In another embodiment of the present invention, a method of preparing nanocomposite particles in suspension using a water-in-oil synthesis protocol is provided comprised of preparing a reverse micelle microemulsion containing nanocomposite particles, treating the reverse micelle microemulsion with a silane coupling agent, breaking the microemulsion to form a suspension of the nanocomposite particles by adding an acid/alcohol solution, such as acetic acid/ethanol, to the microemulsion maintained at a desired pH of between about 6 and 8, and simultaneously washing and dispersing the suspension of nanocomposite particles. The reverse micelle is prepared by forming a mixture comprised of an amphiphilic surfactant such as poly(oxyethylene) nonylphenylether (marketed as Igepal® CO-520), a hydrophobic solvent such as cyclohexane, and an aqueous based solution (with or without hydrophilic organic co-solvent present as desired), with the mixture agitated at 25 degrees C. for a time sufficient to produce a stable homogeneous, water-in-oil, reverse micelle. Typical times for agitation range from 5 minutes to 24 hours with a preferred time of 30 minutes. If desired, particularly for silica and titania shell materials, base including but not limited to NH4OH or tetraethylammonium hydroxide is added with the resulting suspension agitated for additional time from 2 minutes to 24 hours. The optimal maturation time for the nanocomposite materials depends on the shell material. For silica and titania shell nanocomposites, 24 hours is preferred; for calcium phosphate, calcium phosphosilicate, and other calcium-based dispersal methods for the nanocomposite particles must begin after a preferred time of 2 minutes to prevent irreversible agglomeration. A dispersing agent, such as APS, is then added to the suspension to modify the surface charge of the nanoparticles. The microemulsion is broken by rapidly stirring with a solution that breaks the reverse micelles forming a reasonably homogeneous solution. A preferred breaking solution is composed of acetic acid and ethanol. It has been determined that an aqueous solution cannot be used effectively to break microemulsions of the cyclohexane/Igepal® CO-520/water system of the present invention.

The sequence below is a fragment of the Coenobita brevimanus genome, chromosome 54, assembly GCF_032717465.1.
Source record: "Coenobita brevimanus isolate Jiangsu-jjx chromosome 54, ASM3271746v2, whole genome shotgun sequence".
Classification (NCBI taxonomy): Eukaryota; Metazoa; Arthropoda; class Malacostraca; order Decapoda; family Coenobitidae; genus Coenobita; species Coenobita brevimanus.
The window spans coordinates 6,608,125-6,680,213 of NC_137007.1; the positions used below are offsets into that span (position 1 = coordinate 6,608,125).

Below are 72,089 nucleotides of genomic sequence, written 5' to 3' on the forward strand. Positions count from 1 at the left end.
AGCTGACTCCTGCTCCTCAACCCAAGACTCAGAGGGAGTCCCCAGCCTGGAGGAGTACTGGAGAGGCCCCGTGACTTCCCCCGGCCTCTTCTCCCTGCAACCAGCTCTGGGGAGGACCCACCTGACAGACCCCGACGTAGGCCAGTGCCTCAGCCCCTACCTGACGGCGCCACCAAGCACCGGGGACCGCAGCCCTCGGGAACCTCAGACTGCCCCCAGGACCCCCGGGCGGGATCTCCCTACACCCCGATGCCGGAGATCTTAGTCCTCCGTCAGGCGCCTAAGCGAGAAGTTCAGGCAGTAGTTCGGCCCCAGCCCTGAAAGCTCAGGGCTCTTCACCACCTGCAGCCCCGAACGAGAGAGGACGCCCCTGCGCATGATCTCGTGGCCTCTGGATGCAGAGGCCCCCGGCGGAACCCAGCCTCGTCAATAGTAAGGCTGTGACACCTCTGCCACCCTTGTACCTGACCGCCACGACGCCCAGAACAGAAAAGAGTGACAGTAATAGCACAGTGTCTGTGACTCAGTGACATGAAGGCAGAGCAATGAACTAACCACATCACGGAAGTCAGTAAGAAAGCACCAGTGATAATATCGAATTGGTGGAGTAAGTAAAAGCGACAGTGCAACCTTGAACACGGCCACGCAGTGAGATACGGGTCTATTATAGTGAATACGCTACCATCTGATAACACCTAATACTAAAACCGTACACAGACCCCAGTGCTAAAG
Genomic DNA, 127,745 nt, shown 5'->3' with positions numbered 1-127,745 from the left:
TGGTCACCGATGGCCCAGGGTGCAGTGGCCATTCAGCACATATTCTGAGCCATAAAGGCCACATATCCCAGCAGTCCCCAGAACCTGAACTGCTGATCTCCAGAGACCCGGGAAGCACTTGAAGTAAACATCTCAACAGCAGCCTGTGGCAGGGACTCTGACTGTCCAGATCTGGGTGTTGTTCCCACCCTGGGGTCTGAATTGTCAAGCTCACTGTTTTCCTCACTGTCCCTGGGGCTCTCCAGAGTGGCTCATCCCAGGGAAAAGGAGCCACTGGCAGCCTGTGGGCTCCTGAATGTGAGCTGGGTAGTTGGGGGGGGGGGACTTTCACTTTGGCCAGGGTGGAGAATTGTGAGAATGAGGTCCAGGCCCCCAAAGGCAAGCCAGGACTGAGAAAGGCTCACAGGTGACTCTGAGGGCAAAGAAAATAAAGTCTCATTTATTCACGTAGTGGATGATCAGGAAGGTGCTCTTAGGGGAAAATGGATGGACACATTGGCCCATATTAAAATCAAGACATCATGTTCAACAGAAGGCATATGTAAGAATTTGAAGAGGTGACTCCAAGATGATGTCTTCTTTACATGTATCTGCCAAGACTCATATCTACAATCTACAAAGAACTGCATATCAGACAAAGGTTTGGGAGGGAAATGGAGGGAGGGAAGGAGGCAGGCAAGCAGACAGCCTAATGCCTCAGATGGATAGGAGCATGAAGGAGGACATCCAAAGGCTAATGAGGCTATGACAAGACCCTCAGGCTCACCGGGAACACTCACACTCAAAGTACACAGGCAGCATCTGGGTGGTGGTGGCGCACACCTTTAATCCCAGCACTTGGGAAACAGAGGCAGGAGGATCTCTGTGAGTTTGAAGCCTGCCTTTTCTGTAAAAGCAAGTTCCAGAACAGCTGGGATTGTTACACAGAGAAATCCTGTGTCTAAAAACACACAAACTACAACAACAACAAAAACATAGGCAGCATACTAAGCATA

In a further embodiment of the present invention, a method is provided for synthesizing titania nanocomposite particles, comprised of preparing a reverse micelle microemulsion by forming a mixture comprised of the surfactant, such as poly(oxyetheylene)nonylphenyl ether (Igepal® CO-520), hydrophobic solvents such as cyclohexane and an aqueous precursor at room temperature, stirring the mixture for a preferred time of about 30 minutes, adding base to form a suspension, stirring the suspension for about 15 minutes and adding the shell precursor titanium (IV) isopropoxide (TIPO). Full maturity of the micelles occurs about 24 hours after the addition of TIPO. A silane coupling agent or simple adsorbate such as citrate solution is added to the suspension to modify nanoparticle surface charge prior to breaking the microemulsion with an acetic acid/ethanol solution.